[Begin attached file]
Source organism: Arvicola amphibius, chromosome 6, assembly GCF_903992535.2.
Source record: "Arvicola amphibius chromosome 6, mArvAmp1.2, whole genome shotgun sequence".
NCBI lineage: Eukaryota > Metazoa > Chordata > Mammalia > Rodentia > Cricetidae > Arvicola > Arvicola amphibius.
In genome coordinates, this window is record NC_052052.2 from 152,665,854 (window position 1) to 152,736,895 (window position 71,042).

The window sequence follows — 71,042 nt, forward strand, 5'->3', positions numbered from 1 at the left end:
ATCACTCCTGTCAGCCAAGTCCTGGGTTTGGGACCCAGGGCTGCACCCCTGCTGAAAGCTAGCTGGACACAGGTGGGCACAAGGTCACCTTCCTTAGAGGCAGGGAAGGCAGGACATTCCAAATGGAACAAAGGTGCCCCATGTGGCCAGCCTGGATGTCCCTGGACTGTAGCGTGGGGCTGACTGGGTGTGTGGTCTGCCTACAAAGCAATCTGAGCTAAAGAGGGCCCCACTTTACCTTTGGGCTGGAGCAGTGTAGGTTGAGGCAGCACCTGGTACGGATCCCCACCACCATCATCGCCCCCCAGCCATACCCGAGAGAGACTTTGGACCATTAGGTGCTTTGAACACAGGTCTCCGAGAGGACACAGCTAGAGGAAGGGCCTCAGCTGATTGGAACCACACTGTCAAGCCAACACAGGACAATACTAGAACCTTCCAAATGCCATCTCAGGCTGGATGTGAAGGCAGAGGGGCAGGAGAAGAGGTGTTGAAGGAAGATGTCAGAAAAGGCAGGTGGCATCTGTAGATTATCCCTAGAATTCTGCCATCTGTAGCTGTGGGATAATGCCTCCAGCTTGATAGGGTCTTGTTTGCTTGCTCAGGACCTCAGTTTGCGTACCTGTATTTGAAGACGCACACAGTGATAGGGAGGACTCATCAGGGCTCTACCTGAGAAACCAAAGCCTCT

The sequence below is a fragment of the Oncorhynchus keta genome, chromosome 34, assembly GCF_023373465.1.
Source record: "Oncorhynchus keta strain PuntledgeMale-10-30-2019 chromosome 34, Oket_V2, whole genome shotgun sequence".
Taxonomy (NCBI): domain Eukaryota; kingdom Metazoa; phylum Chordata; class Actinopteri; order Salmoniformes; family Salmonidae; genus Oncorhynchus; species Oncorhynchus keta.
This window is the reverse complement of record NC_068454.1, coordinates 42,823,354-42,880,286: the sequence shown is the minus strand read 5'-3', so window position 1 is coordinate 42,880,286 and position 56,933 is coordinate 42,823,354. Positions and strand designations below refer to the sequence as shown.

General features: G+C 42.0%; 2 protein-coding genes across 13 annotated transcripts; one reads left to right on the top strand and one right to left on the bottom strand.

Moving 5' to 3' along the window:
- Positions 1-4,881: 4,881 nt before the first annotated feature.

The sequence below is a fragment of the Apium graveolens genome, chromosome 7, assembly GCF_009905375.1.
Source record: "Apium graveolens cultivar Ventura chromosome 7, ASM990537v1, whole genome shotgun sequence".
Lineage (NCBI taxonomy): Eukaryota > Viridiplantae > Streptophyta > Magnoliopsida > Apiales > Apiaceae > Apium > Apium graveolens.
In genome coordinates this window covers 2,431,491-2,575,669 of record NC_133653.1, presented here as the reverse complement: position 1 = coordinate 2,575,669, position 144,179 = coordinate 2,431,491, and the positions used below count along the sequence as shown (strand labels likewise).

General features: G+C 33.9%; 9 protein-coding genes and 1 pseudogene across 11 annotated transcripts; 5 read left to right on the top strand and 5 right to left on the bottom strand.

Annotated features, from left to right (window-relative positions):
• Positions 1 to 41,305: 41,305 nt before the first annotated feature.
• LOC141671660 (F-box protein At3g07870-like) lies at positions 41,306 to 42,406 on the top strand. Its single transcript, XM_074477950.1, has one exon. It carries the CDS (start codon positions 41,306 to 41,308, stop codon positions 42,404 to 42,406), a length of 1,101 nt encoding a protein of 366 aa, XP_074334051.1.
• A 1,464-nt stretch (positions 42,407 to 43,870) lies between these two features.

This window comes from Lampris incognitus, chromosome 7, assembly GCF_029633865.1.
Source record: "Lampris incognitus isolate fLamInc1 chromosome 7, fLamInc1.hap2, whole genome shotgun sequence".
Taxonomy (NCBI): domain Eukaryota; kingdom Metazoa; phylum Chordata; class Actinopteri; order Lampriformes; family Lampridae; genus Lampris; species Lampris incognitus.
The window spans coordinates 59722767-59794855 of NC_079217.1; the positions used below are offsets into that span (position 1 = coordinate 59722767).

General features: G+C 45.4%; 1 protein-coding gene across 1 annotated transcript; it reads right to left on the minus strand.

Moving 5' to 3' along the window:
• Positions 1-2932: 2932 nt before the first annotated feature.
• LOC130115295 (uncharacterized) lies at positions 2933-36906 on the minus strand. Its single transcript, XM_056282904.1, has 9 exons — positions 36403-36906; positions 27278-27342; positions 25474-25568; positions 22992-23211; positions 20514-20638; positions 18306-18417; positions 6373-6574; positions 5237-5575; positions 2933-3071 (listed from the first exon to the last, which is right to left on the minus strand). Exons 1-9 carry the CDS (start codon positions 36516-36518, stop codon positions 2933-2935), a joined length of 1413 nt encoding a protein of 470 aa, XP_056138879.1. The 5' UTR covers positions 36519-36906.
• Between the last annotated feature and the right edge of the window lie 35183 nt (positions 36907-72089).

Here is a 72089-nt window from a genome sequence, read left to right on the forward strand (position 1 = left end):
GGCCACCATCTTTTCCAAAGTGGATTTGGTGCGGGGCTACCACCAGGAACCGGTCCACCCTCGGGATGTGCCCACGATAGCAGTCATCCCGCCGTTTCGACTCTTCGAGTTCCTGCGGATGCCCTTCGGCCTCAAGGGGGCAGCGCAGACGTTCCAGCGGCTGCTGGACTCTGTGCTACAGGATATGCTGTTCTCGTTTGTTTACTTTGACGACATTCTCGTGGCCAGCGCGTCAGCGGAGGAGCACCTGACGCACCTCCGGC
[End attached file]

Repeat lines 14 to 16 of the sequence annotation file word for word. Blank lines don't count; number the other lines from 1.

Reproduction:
The sequence below is a fragment of the Apium graveolens genome, chromosome 7, assembly GCF_009905375.1.
Source record: "Apium graveolens cultivar Ventura chromosome 7, ASM990537v1, whole genome shotgun sequence".
Lineage (NCBI taxonomy): Eukaryota > Viridiplantae > Streptophyta > Magnoliopsida > Apiales > Apiaceae > Apium > Apium graveolens.